Wool growers’ recent shot at reversing a Payette National Forest decision to close domestic sheep grazing allotments missed the mark, a federal judge ruled last month. That shot may also have been the wool growers’ last shot at a reversal, as Idaho Wool Growers Association President Harry Soulen told the Associated Press that in weighing an appeal “we’ve got to study this before we make that decision one way or another.”
The ruling upholds an action the forest took in 2010 in the name of reducing disease risks for bighorn sheep.
The wool growers had argued that under the National Environmental Policy Act (NEPA) the closure plan should be reversed for failure to support the assumption that domestic sheep transmit deadly bacteria to bighorn sheep – as well as failure to consider other possible causes of bighorn mortality, and for using “inadequate data and models.”
In his 22-page ruling, Ninth Circuit Court of Appeals Judge A. Wallace Tashima wrote favorably only of the wool growers’ first argument – but then only before rejecting it as well. The Forest Service and other defendants “did not retain experts with specialized expertise in disease transmission,” but rather “relied on an extensive scientific literature to support their assumption that domestic sheep transmit a deadly pathogen to bighorn sheep,” Tashima wrote. “That literature was authored in large part by veterinarians, infectious animal disease experts, and pathologists. And defendants’ experts in disease modeling, wildlife biology, wildlife ecology, and epidemiology were qualified to interpret the literature and to determine that the weight of the evidence supported the plausibility of disease transmission between domestic and bighorn sheep.”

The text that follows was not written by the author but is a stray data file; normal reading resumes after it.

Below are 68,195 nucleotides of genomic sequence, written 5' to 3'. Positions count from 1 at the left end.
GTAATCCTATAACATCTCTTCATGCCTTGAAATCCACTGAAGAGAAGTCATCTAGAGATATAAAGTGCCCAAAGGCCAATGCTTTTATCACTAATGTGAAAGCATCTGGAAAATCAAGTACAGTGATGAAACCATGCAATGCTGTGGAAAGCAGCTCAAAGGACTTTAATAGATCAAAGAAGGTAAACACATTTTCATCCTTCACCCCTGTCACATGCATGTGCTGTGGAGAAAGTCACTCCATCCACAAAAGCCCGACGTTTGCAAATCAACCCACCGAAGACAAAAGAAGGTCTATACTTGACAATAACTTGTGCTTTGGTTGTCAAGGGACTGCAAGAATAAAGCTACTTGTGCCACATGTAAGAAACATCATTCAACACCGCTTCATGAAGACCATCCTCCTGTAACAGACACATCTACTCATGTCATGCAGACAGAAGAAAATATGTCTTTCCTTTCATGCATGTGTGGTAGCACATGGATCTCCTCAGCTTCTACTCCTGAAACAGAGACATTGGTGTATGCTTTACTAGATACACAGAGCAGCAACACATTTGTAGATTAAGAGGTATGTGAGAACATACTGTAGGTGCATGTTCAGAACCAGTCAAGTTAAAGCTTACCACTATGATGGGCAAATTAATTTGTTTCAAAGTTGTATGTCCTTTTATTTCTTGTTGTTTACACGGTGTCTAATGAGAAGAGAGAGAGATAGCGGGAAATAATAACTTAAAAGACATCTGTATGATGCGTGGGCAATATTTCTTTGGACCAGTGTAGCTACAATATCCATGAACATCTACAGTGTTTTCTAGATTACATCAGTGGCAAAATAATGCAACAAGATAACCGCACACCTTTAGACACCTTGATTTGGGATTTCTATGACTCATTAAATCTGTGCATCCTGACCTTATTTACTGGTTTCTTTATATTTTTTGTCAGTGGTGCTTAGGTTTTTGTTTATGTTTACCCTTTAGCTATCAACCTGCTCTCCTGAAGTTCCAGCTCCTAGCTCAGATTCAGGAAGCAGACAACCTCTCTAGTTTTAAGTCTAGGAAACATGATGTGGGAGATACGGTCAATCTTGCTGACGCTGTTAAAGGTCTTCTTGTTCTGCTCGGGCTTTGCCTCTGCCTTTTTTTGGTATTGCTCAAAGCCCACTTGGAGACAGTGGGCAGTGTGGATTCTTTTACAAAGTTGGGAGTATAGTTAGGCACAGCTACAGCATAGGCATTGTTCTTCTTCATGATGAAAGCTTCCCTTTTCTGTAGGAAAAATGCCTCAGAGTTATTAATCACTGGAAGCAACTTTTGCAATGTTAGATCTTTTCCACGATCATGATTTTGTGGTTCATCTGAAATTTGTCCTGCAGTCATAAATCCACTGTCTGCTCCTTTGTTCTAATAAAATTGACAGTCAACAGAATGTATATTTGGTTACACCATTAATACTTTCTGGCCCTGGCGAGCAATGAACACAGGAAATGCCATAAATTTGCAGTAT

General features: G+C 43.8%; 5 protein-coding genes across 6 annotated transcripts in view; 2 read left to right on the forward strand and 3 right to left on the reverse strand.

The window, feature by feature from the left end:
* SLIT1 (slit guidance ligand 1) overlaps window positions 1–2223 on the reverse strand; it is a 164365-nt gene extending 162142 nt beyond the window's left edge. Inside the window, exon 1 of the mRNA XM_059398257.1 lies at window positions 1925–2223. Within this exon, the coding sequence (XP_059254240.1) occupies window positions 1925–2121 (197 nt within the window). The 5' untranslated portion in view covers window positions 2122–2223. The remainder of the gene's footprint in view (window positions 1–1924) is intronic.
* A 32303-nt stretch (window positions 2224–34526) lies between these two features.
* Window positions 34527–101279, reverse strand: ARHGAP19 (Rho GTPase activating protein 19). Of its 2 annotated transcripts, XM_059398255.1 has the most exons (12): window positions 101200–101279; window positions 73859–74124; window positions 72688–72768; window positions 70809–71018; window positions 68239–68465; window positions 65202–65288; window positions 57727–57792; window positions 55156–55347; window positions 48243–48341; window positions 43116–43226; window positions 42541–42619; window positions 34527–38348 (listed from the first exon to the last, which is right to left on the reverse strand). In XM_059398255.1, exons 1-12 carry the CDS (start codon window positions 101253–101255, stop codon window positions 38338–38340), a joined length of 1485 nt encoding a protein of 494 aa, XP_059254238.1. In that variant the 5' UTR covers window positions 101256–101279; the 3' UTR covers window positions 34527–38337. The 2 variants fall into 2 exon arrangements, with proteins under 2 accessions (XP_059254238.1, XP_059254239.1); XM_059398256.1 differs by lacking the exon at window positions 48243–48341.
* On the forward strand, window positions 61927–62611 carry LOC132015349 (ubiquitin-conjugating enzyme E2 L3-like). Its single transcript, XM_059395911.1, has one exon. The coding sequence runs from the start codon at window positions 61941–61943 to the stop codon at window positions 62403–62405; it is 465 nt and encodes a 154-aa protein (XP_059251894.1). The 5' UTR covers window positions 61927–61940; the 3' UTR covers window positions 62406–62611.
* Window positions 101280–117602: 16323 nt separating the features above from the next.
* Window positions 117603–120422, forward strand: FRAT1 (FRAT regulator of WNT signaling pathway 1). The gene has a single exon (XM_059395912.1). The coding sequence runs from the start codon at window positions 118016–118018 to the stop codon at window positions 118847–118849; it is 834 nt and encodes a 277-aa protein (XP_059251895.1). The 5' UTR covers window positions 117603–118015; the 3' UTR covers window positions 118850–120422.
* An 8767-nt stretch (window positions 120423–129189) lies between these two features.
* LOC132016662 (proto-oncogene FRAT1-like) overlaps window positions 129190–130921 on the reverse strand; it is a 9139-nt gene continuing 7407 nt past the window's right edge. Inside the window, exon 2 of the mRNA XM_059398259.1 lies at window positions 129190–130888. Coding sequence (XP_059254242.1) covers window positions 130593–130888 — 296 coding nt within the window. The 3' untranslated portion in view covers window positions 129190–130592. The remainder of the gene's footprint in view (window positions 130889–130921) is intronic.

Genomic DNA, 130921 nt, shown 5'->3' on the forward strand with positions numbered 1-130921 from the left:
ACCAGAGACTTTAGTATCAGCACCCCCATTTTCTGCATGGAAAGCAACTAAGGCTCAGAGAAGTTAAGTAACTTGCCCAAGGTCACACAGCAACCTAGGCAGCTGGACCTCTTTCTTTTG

According to Tashima, the wool growers also argued “in effect, that the disease transmission science is uncertain.” Of that argument, Tashima wrote: “[The defendants] have identified a risk to bighorn sheep viability, and they have reasonably concluded that the risk is sufficient to warrant action...The scientific literature on which defendants relied permitted a ‘reasoned choice among alternatives,’ despite attendant uncertainties.”
The wool growers also argued the risk to bighorn herds posed by their contact with domestic sheep was not unique, as bighorn herds could transmit disease to one another, could contract disease from wolves and – despite the Payette National Forest grazing allotment closures – could still contact domestic sheep elsewhere.
Tashima dismissed each point in turn: “One risk, endemic disease cycling, does not take away from other risks. … NEPA does not require that agencies eliminate all risks contributing to a problem before they can address one of those risks.” … “Defendants concluded that wolves did not significantly affect the risk of disease transmission to bighorn sheep based on the facts that bighorn sheep and wolves had cohabited the Payette for many years and that bighorn sheep had ‘survived in large quantities;’ bighorn sheep are generally located in ‘terrain too severe for wolves;’ and no research has shown that wolves affect bighorn susceptibility to disease.” … “Defendants recognized the increased risk of contact from off-Payette grazing but they cannot control that risk factor. Rather, they can control grazing only on the Payette, and their chosen alternative will reduce the risk of disease transmission, even if it does not eliminate the risk entirely. … NEPA does not dictate substantive results.”
The ruling upholds a 70 percent reduction in Payette National Forest domestic sheep grazing, which the forest has pursued since 2003 and finalized in 2010.